Still, when I woke up this morning and told myself, “This is your new home,” it didn’t feel true. It felt nonsensical. I puttered around unpacking and cleaning, but it wasn’t working, at least not much.  I thought of One Art, and I thought of Good Bones and the poems helped. Then I opened Twitter and someone had shared another poem, called What You Missed that Day You Were Absent from Fourth Grade by Brad Aaron Modlin. One of the things he mentioned in his beautiful poem was

— and how to believe
the house you wake in is your home.

This makes complete sense. It was the day I was absent in fourth grade, probably when I broke my wrist roller skating. Other people know how to do this, those who showed up punctually for class in the red-bricked grammar school. But of course, Modlin is kidding, that wasn’t taught in fourth grade or anywhere else, just like “how not to squirm for sound when your own thoughts / are all you hear;” was not taught. We have to figure it out ourselves. But the poem told me that Modlin also has woken up in a new house, and told himself, “This is your new home,” and had trouble believing it. Other people have had, and are having, the same experience as me. I am not alone. That’s where the transformation is to be found; that’s where the redemption is to be found.

So I put down the boxes and mop, and open my computer, and write to you here.

***

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On eating and rewiring your brain

They say you are what you eat 🙂

Hello, friends! I’ve missed writing here. Life has gotten unexpectedly stressful lately, and all my energy has gone into getting through each day, coping with things as they come up and trying to make plans for changes that will make life less stressful. In related news, if anyone knows of an affordable two-bedroom apartment in or near Boston, let me know.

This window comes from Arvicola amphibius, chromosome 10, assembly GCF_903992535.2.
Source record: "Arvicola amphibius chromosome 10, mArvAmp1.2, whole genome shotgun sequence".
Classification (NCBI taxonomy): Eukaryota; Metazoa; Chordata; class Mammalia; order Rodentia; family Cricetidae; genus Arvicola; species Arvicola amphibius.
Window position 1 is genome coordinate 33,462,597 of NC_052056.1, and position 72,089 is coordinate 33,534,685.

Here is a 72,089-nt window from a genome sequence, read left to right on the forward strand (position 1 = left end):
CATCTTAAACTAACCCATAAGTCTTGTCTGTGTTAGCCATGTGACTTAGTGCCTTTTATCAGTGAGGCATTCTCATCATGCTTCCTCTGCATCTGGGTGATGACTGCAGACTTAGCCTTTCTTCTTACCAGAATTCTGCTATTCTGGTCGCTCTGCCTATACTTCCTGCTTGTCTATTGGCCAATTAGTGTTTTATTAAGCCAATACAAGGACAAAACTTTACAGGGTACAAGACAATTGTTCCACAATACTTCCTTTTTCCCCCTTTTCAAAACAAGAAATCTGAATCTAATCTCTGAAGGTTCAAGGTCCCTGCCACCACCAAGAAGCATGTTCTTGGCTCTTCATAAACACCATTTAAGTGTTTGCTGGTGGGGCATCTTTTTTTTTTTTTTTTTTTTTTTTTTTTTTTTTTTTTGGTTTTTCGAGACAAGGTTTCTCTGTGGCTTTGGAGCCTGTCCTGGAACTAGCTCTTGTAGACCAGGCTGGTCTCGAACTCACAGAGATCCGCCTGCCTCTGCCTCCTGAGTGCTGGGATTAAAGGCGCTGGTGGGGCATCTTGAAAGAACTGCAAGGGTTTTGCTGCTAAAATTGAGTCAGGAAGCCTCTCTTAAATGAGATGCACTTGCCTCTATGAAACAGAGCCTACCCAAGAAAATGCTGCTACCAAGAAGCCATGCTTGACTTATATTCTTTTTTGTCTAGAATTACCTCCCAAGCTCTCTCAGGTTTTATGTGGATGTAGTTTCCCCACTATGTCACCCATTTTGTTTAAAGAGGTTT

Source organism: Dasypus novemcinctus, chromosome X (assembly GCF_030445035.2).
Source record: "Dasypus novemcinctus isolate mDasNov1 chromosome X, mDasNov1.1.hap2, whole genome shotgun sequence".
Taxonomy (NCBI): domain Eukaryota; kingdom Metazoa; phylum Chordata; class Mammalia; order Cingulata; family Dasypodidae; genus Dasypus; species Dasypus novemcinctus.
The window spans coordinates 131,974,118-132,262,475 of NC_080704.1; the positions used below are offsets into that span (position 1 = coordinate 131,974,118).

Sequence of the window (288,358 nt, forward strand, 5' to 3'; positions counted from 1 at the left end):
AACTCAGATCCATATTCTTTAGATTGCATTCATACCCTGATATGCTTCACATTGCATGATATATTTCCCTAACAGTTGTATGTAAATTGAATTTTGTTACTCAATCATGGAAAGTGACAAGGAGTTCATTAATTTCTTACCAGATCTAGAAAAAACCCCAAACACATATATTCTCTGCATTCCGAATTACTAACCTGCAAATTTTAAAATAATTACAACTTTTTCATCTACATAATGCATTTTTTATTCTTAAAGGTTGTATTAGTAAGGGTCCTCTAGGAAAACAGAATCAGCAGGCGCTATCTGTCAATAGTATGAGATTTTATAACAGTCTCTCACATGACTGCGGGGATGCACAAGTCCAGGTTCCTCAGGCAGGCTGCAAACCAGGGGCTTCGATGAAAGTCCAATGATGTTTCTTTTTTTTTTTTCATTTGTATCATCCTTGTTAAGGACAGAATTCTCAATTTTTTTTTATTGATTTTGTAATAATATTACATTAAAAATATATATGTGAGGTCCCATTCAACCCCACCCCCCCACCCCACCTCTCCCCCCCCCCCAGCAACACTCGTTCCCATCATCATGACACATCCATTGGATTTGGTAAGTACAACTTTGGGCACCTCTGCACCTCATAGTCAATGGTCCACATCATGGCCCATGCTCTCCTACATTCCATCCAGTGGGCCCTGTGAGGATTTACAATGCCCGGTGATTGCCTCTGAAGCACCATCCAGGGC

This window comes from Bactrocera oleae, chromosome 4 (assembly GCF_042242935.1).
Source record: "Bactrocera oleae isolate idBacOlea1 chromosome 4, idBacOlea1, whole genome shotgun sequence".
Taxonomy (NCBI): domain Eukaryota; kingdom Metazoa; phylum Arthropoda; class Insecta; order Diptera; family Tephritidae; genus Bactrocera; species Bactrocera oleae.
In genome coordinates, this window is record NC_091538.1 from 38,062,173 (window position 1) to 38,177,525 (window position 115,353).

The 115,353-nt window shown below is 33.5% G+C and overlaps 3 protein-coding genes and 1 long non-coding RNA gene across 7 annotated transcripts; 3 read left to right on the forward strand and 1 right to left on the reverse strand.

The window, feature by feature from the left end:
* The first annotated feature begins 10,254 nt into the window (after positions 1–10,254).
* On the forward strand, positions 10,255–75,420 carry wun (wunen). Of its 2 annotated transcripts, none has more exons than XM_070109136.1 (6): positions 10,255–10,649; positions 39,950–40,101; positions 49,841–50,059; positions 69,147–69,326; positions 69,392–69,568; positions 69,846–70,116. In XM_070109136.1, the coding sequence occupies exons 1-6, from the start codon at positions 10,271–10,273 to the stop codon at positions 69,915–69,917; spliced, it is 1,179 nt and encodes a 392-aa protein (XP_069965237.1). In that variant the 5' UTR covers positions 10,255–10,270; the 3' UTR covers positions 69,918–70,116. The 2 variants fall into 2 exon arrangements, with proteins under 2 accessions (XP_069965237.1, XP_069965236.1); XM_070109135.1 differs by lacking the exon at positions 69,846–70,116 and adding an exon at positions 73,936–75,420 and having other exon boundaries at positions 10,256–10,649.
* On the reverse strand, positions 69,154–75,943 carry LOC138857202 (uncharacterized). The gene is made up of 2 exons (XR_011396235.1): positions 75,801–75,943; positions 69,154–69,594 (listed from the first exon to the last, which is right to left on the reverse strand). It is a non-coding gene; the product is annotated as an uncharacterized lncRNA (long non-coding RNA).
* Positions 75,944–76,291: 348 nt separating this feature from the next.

Today I thought I’d write a bit about eating — eating disorders, or disordered eating — and healing from them. I’ve never been diagnosed, but I’ve definitely had times in my life when I was anorexic-ish, starving myself and exercising obsessively to lose weight, and other times when I have been unable to stop over-eating. My weight has swung up and down 100 lbs since college. I’ve written about how I learned to break the cycle of over-eating–> feeling shame–> starving myself at the shame part of the cycle here. Basically I decided to stop dieting and stop punishing myself when I overate; to do my best to eat healthy foods when I was hungry, stop eating when I was full, and to forgive myself when I did eat too much. The forgiveness, for me, was the key. When I recklessly and completely refused to feel shame for overeating, I found myself feeding myself more lovingly, and stopping when I was full more naturally.

Another thing I’ve done is to try to replace overeating with other, healthier coping mechanisms. Meditation and centering prayer (a particular type of prayer in which you sit in God’s presence without speaking) helped me to learn to be still, to quiet my mind and my hands so that I did not need the activity of eating to soothe myself. Candles, incense, and scented oils (my favorites are peppermint, rosemary, and lavender) helped to satisfy the cravings for comfort and stimulation that I often mistook for hunger. And yoga has been a wonderful way to reconnect with my body, calm myself, and exercise without the obsessive calorie-counting I used to do on the gym treadmill. I’m now at about the halfway mark in that 100lb weight swing, and have stayed there for six years. I could lose more weight by dieting, but then I’d be right back in the cycle, losing and gaining, feeling constant shame and frustration, thinking about food all the time. I’m much happier where I am, eating healthy, exercising naturally, and trusting my body to know where it wants to be.

My friend Arwen Faulkner wrote a few years ago about something called neuroplasticity. It’s the idea that our brains are rewriteable, that even programs of reaction and response learned in childhood can be changed. Arwen writes poignantly about what that has meant in her life as a survivor of childhood sexual abuse. She says that